What helped was going through my old collection of wrestling DVDs. I popped in some matches from back in the days where we watched a few shows together. I knew what happened in these matches, but suddenly, that didn't matter anymore. The compelling stories these competitors told through their actions took my mind away from the news I'd found, and replaced it with nostalgia of a time where wrestling was a satisfying distraction from real life.

And that's the magic of professional wrestling when it's done very well, my friends. Wrestling isn't real life, and yet it is. We turn on the television or sit in a chair for a few hours to witness something that we know isn't real, and yet we pretend it is. The stories unfold before us in a choreographed, strictly planned manner, but we watch as if it were really happening. They use names that aren't theirs, and pretend to fight over a girl or a golden belt. Sometimes it gets really personal, and you take sides emotionally. You want so hard to see your favorite wrestler seek his vengeance, to hit that big move and gain that emotional victory that ends his or her quest. The troubles of your life don't matter when wrestling does that.

Wrestling has the power to take all of those who accept the suspension of disbelief and take you to a place where you can watch other people act out solving their problems inside a wrestling ring. You forget that it's fake because you want to, because there's a part of you that wishes you were in there being able to do it yourself. You live vicariously through the character more than the wrestler portraying it, because that storytelling element is as old as theatre itself. Catharsis is what the Ancient Greeks nailed in inventing theatre over 2000 years ago, and it still resides today in universal fashion without a word needing to be spoken.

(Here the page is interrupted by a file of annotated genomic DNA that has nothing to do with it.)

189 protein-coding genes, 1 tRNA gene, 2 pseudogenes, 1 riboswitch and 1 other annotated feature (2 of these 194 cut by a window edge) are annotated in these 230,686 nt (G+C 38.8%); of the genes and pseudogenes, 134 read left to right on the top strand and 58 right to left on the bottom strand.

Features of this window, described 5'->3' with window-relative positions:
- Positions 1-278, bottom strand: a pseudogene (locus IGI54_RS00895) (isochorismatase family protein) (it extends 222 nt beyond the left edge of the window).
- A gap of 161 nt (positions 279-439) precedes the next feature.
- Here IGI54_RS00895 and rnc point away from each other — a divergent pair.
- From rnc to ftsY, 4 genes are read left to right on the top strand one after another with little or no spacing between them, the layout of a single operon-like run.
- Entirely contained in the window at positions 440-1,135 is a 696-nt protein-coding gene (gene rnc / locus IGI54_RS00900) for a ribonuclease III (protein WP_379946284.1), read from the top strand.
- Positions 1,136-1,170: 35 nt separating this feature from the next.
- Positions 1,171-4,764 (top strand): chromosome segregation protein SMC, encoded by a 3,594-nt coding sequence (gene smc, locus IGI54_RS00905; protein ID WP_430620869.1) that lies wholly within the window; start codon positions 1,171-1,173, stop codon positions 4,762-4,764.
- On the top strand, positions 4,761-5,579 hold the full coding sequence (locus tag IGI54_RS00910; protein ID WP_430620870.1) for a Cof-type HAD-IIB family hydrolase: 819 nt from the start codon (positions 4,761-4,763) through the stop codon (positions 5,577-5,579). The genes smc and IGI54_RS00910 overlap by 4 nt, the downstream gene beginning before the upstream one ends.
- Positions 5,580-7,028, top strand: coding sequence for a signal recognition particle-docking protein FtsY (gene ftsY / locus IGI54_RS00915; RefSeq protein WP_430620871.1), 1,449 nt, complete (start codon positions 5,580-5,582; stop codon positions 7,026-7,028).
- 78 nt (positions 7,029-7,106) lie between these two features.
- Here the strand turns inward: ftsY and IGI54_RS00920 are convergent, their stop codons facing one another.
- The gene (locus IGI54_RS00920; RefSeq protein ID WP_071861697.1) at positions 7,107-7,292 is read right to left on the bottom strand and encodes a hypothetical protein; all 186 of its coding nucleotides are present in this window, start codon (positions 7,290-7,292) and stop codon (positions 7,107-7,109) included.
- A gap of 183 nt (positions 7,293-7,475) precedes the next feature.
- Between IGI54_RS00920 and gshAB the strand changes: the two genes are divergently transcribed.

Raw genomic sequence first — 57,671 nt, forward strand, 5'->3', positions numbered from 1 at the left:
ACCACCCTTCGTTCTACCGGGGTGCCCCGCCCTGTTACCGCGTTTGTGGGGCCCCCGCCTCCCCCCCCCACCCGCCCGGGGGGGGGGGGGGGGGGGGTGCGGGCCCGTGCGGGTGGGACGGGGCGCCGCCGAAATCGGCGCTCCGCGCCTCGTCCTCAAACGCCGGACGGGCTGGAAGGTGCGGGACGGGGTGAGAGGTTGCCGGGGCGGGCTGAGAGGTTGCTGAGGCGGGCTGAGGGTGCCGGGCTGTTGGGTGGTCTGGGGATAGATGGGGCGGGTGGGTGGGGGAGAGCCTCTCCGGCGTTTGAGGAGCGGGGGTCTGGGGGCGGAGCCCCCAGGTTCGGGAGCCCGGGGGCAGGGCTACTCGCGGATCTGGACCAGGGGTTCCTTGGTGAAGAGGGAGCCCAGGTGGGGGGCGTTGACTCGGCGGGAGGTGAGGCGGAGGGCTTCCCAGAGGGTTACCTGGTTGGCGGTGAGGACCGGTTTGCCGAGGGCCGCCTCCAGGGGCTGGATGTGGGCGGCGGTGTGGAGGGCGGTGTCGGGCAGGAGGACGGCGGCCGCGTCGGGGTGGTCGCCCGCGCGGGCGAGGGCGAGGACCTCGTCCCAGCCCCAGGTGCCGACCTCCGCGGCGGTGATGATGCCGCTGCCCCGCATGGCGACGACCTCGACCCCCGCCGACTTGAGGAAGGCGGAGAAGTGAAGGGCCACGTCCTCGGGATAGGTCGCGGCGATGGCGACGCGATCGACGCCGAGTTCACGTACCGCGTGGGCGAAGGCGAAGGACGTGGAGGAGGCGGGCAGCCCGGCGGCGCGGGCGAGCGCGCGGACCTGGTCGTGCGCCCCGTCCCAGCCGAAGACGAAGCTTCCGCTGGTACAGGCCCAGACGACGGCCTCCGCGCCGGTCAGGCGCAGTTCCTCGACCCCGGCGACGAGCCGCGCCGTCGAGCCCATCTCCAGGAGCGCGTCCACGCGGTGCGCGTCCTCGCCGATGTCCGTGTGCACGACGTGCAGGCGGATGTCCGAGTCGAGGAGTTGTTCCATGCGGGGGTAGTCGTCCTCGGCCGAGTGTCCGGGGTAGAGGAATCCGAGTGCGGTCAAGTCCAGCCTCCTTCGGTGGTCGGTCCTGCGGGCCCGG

I can be a bit harsh on the current product, to the point that it frustrates some of my audience. Maybe it's because I have trouble identifying like I used to, or maybe I watch from a different perspective than I once did. If there's a positive message to take out of such a terrible tragedy, it's that we should be grateful we have something that brings us together, even if we disagree about why it does, how good it is, which person we identify with, and how good we think it was. At the end of the day, we love pro wrestling, and it's something that can take us out of the harsh realities of life and make the most important thing we argue about be whether or not Daniel Bryan's push was derailed.

I'm not a religious person, but I hope she found her peace. I'm thankful on this holiday weekend that I not only have a world to which I can escape, but that I have the forum to be able to write to some strangers on the Internet about it. Thank you for taking the time to read what wrestling means to me today in such contrast to my feelings on it lately. I do have hope that they'll once again be able to compel me as they once did when I least expect it, but for now, I'm glad there was a time to which I could come back when I needed it the most.


POSTED and lost to us: April 11th, 2011.

IN LAIMAN'S TERMS: Goodbye, My Friend
Written April 11, 2011

I literally just heard the news a few minutes ago that someone very dear to me, Alex Whybrow, better known to the wrestling world as "Sweet and Sour" Larry Sweeney, has passed away. Wrestling deaths have hit me hard before, but I've never experienced the loss of a wrestler that I not only knew personally, but whom I considered a friend.

One of my best friends, Chris Spiker, was even closer to him, and I can only imagine what he's going through right now. When I saw it as a Facebook status, I thought it was a joke, and I immediately checked LOP. Alas, it is not a joke, and my immediate reaction was to call Chris. Spiker had already heard, and fortunately for him, he heard it from someone who knew the both of them instead of finding out on the internet like I had to. Regardless of how I found out, I knew the first thing I had to do was write about it, as I'm sure he will do the same in the not too distant future.

When Chris and I began traveling out to southwestern Pennsylvania to attend some independent wrestling events, it was a unique atmosphere that we hadn't experienced before. Not only were we seeing top-tier wrestling right before our very eyes, but the wrestlers were accessible. Most of them were downright friendly, and we spent a lot of intermissions and after-show parties hanging out with them. Chris and I both had aspirations of getting into the business, but we saw this experience differently.